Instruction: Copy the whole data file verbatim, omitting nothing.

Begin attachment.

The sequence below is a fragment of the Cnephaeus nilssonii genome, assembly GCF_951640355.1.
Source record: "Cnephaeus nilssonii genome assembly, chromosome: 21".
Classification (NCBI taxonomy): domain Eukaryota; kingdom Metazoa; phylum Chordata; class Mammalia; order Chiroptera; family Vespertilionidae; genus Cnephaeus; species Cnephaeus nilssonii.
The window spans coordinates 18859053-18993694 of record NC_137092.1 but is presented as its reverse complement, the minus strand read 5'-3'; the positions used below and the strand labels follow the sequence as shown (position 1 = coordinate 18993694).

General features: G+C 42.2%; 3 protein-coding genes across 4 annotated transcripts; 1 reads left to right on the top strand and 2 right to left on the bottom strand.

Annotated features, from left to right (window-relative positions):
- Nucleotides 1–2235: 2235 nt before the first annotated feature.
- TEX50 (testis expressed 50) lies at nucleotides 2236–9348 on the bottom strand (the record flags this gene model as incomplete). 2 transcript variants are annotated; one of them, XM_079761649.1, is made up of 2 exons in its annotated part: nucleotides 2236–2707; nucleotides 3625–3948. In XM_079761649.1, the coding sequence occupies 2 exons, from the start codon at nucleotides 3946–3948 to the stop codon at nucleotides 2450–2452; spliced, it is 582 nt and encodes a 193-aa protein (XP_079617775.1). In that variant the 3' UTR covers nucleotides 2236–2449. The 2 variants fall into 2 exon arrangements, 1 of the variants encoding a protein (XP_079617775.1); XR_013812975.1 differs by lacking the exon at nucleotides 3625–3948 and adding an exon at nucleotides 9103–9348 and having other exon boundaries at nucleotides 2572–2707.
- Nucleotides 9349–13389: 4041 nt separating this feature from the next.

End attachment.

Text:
The sequence below is a fragment of the Cnephaeus nilssonii genome, assembly GCF_951640355.1.
Source record: "Cnephaeus nilssonii genome assembly, chromosome: 21".
Classification (NCBI taxonomy): domain Eukaryota; kingdom Metazoa; phylum Chordata; class Mammalia; order Chiroptera; family Vespertilionidae; genus Cnephaeus; species Cnephaeus nilssonii.
The window spans coordinates 18859053-18993694 of record NC_137092.1 but is presented as its reverse complement, the minus strand read 5'-3'; the positions used below and the strand labels follow the sequence as shown (position 1 = coordinate 18993694).

General features: G+C 42.2%; 3 protein-coding genes across 4 annotated transcripts; 1 reads left to right on the top strand and 2 right to left on the bottom strand.

Annotated features, from left to right (window-relative positions):
- Nucleotides 1–2235: 2235 nt before the first annotated feature.
- TEX50 (testis expressed 50) lies at nucleotides 2236–9348 on the bottom strand (the record flags this gene model as incomplete). 2 transcript variants are annotated; one of them, XM_079761649.1, is made up of 2 exons in its annotated part: nucleotides 2236–2707; nucleotides 3625–3948. In XM_079761649.1, the coding sequence occupies 2 exons, from the start codon at nucleotides 3946–3948 to the stop codon at nucleotides 2450–2452; spliced, it is 582 nt and encodes a 193-aa protein (XP_079617775.1). In that variant the 3' UTR covers nucleotides 2236–2449. The 2 variants fall into 2 exon arrangements, 1 of the variants encoding a protein (XP_079617775.1); XR_013812975.1 differs by lacking the exon at nucleotides 3625–3948 and adding an exon at nucleotides 9103–9348 and having other exon boundaries at nucleotides 2572–2707.
- Nucleotides 9349–13389: 4041 nt separating this feature from the next.